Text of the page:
Unless you’re a yogi who’s been living in a cave (which you’re not because cave-dwelling yogis are so passé), you’ve noticed, and perhaps support, a renewal of calls from the collective voice of modern yoga to banish, once and for all, the institution of ‘guru’. This is understandable: in the last few years many modern yoga ‘gurus’, and some presumably traditional ones, have betrayed the trust of those who placed their faith in them. The revelations of abuse and duplicity have been sufficiently flagrant and injurious as to inspire the assumption that anyone who claims to be a guru is really a wolf in guru’s clothing.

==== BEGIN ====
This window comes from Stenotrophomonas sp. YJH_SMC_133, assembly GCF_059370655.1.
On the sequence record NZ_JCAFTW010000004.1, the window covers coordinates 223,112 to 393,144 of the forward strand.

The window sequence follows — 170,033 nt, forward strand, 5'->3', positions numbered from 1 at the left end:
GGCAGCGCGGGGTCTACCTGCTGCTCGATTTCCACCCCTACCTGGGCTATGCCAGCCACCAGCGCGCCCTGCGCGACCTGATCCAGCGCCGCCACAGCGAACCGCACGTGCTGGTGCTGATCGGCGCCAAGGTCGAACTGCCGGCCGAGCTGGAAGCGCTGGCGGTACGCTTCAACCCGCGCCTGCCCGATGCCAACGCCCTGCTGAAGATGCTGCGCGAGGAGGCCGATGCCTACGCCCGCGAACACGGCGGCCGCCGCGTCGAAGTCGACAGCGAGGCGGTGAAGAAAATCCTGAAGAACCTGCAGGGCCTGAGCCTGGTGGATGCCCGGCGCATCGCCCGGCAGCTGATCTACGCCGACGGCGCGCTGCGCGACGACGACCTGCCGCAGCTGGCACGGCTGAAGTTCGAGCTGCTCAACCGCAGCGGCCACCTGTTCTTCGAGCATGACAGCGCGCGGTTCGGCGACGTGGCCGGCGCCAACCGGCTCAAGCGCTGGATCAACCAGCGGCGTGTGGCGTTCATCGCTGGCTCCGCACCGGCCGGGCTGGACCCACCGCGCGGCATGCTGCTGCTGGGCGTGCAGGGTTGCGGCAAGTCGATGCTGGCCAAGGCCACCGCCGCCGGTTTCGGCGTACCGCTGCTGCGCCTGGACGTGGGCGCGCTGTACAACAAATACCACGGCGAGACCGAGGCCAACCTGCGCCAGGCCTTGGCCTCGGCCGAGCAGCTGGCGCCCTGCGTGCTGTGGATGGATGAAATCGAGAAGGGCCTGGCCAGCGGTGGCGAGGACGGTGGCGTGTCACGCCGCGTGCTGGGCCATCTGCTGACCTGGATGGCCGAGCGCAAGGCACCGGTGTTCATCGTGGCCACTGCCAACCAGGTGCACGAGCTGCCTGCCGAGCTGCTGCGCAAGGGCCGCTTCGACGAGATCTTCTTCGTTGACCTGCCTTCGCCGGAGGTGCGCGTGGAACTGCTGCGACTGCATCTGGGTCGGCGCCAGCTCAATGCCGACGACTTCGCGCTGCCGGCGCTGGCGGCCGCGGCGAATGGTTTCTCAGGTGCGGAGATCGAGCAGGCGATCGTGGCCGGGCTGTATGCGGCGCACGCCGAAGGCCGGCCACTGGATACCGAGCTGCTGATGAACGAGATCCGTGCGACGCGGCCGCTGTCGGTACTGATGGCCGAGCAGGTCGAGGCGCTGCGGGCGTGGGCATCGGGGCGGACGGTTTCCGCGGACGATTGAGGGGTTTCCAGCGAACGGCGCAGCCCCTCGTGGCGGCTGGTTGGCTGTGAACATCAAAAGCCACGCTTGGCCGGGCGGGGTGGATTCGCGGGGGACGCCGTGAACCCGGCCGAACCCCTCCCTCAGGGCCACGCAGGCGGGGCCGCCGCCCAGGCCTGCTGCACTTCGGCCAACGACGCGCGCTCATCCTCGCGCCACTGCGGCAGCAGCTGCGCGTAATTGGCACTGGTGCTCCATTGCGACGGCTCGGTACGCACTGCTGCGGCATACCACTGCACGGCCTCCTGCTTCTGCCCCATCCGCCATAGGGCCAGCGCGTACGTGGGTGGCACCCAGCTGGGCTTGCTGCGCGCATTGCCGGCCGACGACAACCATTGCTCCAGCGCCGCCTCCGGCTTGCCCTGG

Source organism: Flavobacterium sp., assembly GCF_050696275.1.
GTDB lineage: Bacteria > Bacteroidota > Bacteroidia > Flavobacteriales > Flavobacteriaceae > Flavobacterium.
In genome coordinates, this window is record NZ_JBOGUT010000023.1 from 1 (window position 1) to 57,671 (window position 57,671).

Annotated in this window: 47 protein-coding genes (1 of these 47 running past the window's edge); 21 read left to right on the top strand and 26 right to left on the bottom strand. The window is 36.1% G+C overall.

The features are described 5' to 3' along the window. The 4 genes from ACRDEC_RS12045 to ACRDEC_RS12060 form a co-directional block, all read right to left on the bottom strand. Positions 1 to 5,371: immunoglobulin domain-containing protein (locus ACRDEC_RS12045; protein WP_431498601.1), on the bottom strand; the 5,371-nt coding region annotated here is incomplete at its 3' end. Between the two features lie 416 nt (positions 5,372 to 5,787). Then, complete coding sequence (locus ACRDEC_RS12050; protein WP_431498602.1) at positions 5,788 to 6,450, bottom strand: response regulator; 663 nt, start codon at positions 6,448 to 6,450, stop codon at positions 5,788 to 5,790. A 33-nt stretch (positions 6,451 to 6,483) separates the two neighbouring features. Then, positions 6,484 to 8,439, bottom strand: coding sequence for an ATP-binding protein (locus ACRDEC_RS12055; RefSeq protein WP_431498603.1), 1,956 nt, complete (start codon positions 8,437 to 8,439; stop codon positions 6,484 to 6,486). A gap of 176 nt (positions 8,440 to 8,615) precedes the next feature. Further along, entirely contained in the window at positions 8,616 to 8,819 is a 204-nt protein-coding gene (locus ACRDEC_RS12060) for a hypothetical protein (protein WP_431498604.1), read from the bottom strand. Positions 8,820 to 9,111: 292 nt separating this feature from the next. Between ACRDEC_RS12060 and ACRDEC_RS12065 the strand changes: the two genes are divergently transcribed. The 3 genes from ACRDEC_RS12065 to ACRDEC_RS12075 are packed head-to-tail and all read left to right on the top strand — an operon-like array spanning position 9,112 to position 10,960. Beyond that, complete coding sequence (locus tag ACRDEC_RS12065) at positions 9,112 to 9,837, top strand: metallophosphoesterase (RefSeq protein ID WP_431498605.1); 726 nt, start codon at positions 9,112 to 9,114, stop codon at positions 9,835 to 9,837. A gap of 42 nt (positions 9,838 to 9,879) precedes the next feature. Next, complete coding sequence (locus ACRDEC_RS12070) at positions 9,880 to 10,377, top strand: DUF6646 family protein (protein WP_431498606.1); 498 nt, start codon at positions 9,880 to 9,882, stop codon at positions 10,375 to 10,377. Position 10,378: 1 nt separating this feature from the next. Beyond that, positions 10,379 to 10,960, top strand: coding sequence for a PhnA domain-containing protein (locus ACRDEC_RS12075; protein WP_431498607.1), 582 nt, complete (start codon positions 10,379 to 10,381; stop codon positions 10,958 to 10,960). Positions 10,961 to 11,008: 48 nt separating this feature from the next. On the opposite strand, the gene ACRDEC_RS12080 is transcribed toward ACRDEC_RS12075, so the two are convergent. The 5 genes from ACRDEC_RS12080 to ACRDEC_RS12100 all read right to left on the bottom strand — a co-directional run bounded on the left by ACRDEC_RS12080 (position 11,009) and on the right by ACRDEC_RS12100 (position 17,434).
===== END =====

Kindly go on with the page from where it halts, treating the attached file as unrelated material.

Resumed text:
We have high standards for gurus but low expectations of people: we think a ‘real’ guru must be a flawless embodiment of supra-conscious morality and that no one is actually capable of such perfection. After all, we’re not: why should we think anyone else is. Our idealism crashes headlong into our cynicism and we conclude that there is not now nor has there ever been a ‘real’ guru so throwing the ‘guru’ out with the bath water will ensure that we won’t get ripped-off by smooth-talking Svengalis offering rose-colored promises in exchange for blind obedience.
With such reasonable doubts in mind, critical thinking about whether or not there’s a place for the traditional guru/disciple relationship in modern yoga is obviously a good idea. In considering the question the first issue that needs to be addressed is one of criteria: what are the qualifications for being a ‘guru’? [Read more…]